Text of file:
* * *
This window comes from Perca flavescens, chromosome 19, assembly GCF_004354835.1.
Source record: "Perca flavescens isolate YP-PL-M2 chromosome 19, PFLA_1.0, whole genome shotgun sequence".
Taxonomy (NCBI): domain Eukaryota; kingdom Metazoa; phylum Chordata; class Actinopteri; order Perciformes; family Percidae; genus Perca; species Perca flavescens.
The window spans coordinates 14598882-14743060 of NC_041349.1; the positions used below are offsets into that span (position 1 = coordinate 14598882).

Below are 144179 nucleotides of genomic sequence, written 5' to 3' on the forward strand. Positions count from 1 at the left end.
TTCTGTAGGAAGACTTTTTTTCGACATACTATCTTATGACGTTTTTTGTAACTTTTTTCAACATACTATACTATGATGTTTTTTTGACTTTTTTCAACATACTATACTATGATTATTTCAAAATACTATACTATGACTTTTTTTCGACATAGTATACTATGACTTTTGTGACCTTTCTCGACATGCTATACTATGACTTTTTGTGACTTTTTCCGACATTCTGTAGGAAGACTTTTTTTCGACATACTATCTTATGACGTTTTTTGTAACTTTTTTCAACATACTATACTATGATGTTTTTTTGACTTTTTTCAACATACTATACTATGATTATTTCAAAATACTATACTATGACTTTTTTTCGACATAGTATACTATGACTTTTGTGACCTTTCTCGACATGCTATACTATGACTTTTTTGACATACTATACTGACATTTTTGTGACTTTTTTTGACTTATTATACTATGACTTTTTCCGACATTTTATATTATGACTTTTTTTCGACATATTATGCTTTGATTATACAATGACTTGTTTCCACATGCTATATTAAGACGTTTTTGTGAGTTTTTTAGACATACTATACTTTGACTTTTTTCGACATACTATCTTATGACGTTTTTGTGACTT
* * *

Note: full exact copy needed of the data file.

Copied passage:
This window comes from Perca flavescens, chromosome 19, assembly GCF_004354835.1.
Source record: "Perca flavescens isolate YP-PL-M2 chromosome 19, PFLA_1.0, whole genome shotgun sequence".
Taxonomy (NCBI): domain Eukaryota; kingdom Metazoa; phylum Chordata; class Actinopteri; order Perciformes; family Percidae; genus Perca; species Perca flavescens.
The window spans coordinates 14598882-14743060 of NC_041349.1; the positions used below are offsets into that span (position 1 = coordinate 14598882).

Below are 144179 nucleotides of genomic sequence, written 5' to 3' on the forward strand. Positions count from 1 at the left end.
TTCTGTAGGAAGACTTTTTTTCGACATACTATCTTATGACGTTTTTTGTAACTTTTTTCAACATACTATACTATGATGTTTTTTTGACTTTTTTCAACATACTATACTATGATTATTTCAAAATACTATACTATGACTTTTTTTCGACATAGTATACTATGACTTTTGTGACCTTTCTCGACATGCTATACTATGACTTTTTGTGACTTTTTCCGACATTCTGTAGGAAGACTTTTTTTCGACATACTATCTTATGACGTTTTTTGTAACTTTTTTCAACATACTATACTATGATGTTTTTTTGACTTTTTTCAACATACTATACTATGATTATTTCAAAATACTATACTATGACTTTTTTTCGACATAGTATACTATGACTTTTGTGACCTTTCTCGACATGCTATACTATGACTTTTTTGACATACTATACTGACATTTTTGTGACTTTTTTTGACTTATTATACTATGACTTTTTCCGACATTTTATATTATGACTTTTTTTCGACATATTATGCTTTGATTATACAATGACTTGTTTCCACATGCTATATTAAGACGTTTTTGTGAGTTTTTTAGACATACTATACTTTGACTTTTTTCGACATACTATCTTATGACGTTTTTGTGACTT